“I think our frustration was that nobody had asked us what was important to us. And so we just said we need to sit down as a group and try to understand what this is,” Koesten said.
“So I think it was very purposeful – that women intuitively understand relationships have to be cultivated before big decisions can be made.”
Rep. Tom Sawyer, a leading Wichita Democrat on taxes, said that moderate lawmakers and Democrats “were getting at each other’s throats on things” and noted there was tension in Topeka.
“The women getting together all of a sudden helped melt that again and got everybody working a collaborative effort,” Sawyer said.
‘We didn’t mean to craft a tax plan’
Rep. Cindy Holscher, D-Overland Park, said lawmakers knew there had to be a better plan. She said the inclusion of a child care tax credit in the final package was “a very big deal” for many legislators.
“We didn’t mean to craft a tax plan,” Holscher said. “But ultimately what happened was we started talking about what we felt had to be in the plan to get it passed, and some of it ended up here.”
Lawmakers who were open to a three-bracket tax plan were invited, Koesten said.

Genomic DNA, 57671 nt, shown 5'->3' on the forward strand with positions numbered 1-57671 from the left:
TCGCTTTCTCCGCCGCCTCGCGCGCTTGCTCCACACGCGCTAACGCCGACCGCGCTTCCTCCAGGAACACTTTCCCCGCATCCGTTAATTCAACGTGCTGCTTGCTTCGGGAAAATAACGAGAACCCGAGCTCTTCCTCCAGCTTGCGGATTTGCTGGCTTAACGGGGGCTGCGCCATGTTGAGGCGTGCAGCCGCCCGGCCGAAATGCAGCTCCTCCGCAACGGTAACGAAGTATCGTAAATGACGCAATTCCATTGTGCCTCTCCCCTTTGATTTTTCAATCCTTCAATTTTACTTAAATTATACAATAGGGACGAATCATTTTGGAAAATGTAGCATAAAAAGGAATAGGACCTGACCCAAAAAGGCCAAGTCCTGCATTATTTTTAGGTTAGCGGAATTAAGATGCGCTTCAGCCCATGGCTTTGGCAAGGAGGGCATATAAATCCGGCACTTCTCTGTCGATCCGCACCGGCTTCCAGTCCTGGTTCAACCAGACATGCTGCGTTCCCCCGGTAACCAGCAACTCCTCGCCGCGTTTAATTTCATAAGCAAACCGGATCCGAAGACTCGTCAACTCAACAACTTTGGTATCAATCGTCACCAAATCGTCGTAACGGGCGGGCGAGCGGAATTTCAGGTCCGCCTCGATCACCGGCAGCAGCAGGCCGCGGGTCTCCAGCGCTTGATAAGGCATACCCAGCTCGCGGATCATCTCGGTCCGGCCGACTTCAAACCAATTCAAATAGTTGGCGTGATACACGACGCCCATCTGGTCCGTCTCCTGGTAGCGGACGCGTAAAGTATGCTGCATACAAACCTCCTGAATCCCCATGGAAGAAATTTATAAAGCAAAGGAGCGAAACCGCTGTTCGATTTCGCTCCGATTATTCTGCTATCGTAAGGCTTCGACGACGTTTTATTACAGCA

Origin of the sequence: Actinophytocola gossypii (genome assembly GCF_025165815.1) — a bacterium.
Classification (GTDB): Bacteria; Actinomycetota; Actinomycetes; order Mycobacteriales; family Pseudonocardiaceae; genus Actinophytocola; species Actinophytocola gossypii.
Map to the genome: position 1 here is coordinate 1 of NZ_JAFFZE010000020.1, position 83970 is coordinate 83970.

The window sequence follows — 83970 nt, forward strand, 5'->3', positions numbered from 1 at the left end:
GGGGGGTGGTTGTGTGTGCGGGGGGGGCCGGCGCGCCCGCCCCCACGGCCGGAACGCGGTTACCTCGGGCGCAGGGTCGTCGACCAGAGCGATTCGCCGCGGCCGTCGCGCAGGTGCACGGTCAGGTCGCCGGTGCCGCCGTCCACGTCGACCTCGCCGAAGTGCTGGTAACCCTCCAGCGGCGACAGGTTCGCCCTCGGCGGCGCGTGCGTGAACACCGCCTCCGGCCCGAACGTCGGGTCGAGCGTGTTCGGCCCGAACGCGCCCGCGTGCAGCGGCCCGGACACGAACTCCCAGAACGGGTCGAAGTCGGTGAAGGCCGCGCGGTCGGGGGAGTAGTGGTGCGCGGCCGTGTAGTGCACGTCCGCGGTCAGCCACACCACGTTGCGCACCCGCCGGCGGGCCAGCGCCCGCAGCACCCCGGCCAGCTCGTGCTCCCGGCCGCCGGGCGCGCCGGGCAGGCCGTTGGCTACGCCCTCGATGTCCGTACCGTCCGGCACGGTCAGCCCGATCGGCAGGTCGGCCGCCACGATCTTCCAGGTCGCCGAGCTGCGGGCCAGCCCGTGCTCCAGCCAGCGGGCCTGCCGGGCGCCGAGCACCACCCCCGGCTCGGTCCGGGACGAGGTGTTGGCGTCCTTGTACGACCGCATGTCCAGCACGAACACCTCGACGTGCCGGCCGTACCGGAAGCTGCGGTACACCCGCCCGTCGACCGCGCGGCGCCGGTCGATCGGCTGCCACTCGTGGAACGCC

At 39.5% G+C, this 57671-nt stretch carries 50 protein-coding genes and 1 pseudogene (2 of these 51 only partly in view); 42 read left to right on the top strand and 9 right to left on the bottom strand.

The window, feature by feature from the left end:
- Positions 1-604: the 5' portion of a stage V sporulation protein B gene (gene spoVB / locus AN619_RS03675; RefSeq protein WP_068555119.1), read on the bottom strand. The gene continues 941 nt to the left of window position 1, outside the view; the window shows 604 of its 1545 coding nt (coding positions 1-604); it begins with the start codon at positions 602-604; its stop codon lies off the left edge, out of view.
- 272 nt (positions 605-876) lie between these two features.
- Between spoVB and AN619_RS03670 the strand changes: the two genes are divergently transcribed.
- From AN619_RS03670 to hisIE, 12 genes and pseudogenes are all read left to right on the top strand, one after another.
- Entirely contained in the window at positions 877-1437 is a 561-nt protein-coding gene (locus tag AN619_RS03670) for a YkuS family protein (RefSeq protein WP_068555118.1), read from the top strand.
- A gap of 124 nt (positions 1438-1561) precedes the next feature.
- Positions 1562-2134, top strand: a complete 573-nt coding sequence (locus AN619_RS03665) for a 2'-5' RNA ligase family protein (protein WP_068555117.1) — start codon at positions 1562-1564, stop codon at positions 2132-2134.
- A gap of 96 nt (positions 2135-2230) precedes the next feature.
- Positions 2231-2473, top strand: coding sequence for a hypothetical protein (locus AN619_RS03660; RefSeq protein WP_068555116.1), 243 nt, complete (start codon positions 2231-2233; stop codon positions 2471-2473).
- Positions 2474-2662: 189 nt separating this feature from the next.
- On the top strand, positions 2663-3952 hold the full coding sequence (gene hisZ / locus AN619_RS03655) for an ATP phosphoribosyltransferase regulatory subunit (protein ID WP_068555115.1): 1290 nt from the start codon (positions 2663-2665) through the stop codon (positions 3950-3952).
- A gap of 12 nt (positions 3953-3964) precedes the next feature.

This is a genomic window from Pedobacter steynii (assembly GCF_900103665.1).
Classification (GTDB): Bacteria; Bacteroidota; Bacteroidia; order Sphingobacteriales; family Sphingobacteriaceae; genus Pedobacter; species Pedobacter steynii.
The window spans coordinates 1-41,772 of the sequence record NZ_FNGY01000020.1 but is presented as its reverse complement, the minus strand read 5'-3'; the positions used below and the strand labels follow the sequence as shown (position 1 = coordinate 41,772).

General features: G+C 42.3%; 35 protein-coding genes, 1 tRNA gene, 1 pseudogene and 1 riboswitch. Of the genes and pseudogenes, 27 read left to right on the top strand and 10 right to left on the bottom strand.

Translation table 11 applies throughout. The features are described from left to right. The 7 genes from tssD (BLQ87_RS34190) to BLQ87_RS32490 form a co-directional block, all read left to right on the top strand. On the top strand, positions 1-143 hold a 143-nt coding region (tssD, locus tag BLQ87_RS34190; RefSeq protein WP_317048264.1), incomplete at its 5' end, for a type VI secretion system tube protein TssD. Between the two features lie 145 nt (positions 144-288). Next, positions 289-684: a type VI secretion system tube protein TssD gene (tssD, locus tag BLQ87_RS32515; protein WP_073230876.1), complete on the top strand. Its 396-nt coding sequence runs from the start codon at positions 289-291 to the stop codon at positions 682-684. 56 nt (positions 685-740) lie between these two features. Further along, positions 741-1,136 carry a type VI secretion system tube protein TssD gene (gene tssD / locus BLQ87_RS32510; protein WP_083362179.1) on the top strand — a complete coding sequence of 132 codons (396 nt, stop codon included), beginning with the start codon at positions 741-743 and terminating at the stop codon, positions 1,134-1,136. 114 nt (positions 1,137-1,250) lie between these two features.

Rep. Susan Humphries, R-Wichita, said she and four or so other representatives who weren’t a part of the women’s caucus leaned on the conservative end of the chamber on taxes.
“I’m guessing it was ideological (reasons) why we weren’t invited,” Humphries said.
Humphries said she wanted to see more efficiency in public education and other state agencies before voting for higher taxes.
“It’s a massive tax increase, and when you keep more of Kansans’ money, you take away their ability to spend it where they want,” she said. “I like the idea of letting them thrive by getting government out of their hair.”
Like many of the factions in the Kansas Legislature, the women in the bipartisan group did not get everything they wanted from the tax plan. They didn’t get the higher upper tax bracket that they had wanted, and a food sales tax rebate did not make it into the final bill.
But their push to get the child care tax credit in the bill was successful. House Minority Leader Jim Ward, D-Wichita, estimated that tax credit being included in the bill won it 10 Democratic votes of support.